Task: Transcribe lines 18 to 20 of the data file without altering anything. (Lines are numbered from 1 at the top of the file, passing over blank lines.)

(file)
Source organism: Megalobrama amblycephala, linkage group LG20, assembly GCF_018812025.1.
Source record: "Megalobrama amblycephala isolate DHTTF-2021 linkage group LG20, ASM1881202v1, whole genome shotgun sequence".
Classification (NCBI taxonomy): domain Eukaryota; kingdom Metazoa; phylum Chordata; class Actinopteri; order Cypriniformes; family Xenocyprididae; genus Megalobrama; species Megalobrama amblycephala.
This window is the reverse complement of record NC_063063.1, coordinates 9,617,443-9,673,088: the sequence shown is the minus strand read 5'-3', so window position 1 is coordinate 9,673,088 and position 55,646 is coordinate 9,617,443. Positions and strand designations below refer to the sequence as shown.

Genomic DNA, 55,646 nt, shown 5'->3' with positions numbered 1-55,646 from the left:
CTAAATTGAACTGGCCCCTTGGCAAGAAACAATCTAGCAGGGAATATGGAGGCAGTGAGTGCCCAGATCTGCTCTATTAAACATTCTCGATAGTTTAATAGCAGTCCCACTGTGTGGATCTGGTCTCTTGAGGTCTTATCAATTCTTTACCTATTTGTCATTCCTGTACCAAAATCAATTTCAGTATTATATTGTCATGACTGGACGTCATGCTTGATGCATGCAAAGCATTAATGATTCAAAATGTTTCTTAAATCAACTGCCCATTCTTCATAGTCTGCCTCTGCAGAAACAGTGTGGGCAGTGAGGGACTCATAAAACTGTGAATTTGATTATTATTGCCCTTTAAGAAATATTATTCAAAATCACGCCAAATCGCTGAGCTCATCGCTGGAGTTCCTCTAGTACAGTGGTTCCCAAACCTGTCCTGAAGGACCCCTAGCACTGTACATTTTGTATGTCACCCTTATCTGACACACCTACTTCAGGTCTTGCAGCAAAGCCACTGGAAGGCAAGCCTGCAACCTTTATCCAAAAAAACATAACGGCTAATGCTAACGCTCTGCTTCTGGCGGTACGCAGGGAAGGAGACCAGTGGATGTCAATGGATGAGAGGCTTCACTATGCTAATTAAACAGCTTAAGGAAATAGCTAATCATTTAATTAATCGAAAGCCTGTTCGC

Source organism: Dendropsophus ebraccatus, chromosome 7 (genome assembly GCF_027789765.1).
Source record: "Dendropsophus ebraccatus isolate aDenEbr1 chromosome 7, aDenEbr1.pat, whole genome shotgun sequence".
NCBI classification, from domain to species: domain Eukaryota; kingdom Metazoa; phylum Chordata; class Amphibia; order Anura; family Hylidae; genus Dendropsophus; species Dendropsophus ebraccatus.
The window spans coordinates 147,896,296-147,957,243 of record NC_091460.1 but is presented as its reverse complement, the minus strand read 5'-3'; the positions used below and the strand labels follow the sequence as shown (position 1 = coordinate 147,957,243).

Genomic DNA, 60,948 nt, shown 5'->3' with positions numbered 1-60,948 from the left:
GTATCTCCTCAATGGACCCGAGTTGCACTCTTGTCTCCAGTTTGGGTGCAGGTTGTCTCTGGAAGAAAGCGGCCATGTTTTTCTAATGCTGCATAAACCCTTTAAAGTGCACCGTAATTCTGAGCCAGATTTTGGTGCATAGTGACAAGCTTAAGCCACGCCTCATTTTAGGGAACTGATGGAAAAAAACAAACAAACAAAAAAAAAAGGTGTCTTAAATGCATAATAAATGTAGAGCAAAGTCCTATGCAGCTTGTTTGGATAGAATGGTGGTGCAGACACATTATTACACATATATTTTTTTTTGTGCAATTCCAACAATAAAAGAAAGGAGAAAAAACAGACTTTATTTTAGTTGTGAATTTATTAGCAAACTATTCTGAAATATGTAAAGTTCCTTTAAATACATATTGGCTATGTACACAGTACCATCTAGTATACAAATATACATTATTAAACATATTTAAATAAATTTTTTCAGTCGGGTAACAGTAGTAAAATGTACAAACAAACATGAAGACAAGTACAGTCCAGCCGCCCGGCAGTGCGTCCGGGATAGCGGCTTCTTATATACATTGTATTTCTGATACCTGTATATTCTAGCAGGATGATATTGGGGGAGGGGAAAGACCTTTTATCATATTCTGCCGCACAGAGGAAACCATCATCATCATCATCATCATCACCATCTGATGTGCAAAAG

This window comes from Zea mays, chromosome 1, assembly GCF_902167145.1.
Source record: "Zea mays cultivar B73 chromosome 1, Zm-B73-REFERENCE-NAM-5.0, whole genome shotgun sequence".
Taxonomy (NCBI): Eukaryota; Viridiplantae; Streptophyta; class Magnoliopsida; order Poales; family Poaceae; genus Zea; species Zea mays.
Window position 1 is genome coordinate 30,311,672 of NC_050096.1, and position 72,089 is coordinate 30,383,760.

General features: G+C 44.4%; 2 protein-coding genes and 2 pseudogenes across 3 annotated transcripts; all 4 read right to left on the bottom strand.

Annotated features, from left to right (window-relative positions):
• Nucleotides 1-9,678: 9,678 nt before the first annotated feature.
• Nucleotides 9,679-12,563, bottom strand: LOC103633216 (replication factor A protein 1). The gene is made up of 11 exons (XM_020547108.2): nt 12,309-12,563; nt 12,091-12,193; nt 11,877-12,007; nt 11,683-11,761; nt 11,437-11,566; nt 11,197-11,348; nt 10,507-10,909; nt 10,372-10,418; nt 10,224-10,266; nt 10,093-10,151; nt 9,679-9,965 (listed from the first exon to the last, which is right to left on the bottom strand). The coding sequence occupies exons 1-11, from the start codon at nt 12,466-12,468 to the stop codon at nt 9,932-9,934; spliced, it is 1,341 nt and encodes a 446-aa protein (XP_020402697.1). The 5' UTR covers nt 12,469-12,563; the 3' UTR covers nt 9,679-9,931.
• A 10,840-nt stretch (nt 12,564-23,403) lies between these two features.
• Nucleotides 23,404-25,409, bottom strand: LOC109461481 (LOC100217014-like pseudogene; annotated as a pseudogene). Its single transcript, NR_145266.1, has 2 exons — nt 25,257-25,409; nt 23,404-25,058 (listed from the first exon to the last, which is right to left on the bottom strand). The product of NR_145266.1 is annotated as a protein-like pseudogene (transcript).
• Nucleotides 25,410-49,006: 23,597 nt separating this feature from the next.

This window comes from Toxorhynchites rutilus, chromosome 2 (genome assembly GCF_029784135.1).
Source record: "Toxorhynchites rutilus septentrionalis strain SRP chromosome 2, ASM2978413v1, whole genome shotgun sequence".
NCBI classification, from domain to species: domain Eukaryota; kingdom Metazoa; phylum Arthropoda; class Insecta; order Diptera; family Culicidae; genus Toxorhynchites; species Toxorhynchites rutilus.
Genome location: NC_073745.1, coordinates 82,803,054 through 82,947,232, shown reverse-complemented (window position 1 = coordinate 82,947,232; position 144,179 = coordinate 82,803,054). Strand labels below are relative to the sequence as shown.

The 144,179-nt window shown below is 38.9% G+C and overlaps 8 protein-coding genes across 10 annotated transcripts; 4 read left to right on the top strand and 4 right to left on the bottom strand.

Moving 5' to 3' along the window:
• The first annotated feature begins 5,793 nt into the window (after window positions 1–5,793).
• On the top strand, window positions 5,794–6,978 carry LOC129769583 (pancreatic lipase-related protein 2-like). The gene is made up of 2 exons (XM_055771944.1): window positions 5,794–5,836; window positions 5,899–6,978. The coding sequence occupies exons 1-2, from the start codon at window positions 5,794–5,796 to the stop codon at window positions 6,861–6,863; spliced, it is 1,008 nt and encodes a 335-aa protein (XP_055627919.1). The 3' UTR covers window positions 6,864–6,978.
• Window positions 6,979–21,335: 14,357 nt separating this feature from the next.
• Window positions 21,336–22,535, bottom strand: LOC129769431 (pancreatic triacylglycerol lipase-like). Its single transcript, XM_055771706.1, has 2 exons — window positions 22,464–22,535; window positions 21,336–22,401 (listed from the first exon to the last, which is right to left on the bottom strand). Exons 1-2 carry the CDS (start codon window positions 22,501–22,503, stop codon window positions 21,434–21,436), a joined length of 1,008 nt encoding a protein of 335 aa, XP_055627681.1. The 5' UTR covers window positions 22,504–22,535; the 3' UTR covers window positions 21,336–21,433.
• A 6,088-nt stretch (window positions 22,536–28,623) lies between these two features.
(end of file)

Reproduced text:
Annotated features, from left to right (window-relative positions):
• Nucleotides 1-9,678: 9,678 nt before the first annotated feature.
• Nucleotides 9,679-12,563, bottom strand: LOC103633216 (replication factor A protein 1). The gene is made up of 11 exons (XM_020547108.2): nt 12,309-12,563; nt 12,091-12,193; nt 11,877-12,007; nt 11,683-11,761; nt 11,437-11,566; nt 11,197-11,348; nt 10,507-10,909; nt 10,372-10,418; nt 10,224-10,266; nt 10,093-10,151; nt 9,679-9,965 (listed from the first exon to the last, which is right to left on the bottom strand). The coding sequence occupies exons 1-11, from the start codon at nt 12,466-12,468 to the stop codon at nt 9,932-9,934; spliced, it is 1,341 nt and encodes a 446-aa protein (XP_020402697.1). The 5' UTR covers nt 12,469-12,563; the 3' UTR covers nt 9,679-9,931.